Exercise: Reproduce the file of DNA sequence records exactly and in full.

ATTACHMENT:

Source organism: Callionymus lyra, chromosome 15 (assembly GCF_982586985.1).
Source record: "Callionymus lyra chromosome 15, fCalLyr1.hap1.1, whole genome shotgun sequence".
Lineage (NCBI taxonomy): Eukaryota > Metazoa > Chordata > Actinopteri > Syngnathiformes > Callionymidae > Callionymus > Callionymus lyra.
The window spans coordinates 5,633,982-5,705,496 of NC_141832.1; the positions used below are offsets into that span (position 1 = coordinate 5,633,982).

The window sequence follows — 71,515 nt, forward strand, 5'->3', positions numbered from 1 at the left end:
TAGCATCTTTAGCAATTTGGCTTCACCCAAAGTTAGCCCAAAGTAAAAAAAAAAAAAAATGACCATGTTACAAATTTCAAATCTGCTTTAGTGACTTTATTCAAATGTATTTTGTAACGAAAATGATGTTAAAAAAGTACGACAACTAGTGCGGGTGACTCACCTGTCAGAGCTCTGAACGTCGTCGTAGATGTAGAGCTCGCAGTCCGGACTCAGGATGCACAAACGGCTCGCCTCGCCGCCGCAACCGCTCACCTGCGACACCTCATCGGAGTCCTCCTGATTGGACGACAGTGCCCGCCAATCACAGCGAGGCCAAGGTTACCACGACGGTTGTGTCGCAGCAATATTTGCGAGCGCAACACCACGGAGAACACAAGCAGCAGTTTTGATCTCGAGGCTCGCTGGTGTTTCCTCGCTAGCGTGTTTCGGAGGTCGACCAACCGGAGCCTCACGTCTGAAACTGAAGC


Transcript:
Source organism: Callionymus lyra, chromosome 15 (assembly GCF_982586985.1).
Source record: "Callionymus lyra chromosome 15, fCalLyr1.hap1.1, whole genome shotgun sequence".
Lineage (NCBI taxonomy): Eukaryota > Metazoa > Chordata > Actinopteri > Syngnathiformes > Callionymidae > Callionymus > Callionymus lyra.
The window spans coordinates 5,633,982-5,705,496 of NC_141832.1; the positions used below are offsets into that span (position 1 = coordinate 5,633,982).

The window sequence follows — 71,515 nt, forward strand, 5'->3', positions numbered from 1 at the left end:
TAGCATCTTTAGCAATTTGGCTTCACCCAAAGTTAGCCCAAAGTAAAAAAAAAAAAAAATGACCATGTTACAAATTTCAAATCTGCTTTAGTGACTTTATTCAAATGTATTTTGTAACGAAAATGATGTTAAAAAAGTACGACAACTAGTGCGGGTGACTCACCTGTCAGAGCTCTGAACGTCGTCGTAGATGTAGAGCTCGCAGTCCGGACTCAGGATGCACAAACGGCTCGCCTCGCCGCCGCAACCGCTCACCTGCGACACCTCATCGGAGTCCTCCTGATTGGACGACAGTGCCCGCCAATCACAGCGAGGCCAAGGTTACCACGACGGTTGTGTCGCAGCAATATTTGCGAGCGCAACACCACGGAGAACACAAGCAGCAGTTTTGATCTCGAGGCTCGCTGGTGTTTCCTCGCTAGCGTGTTTCGGAGGTCGACCAACCGGAGCCTCACGTCTGAAACTGAAGC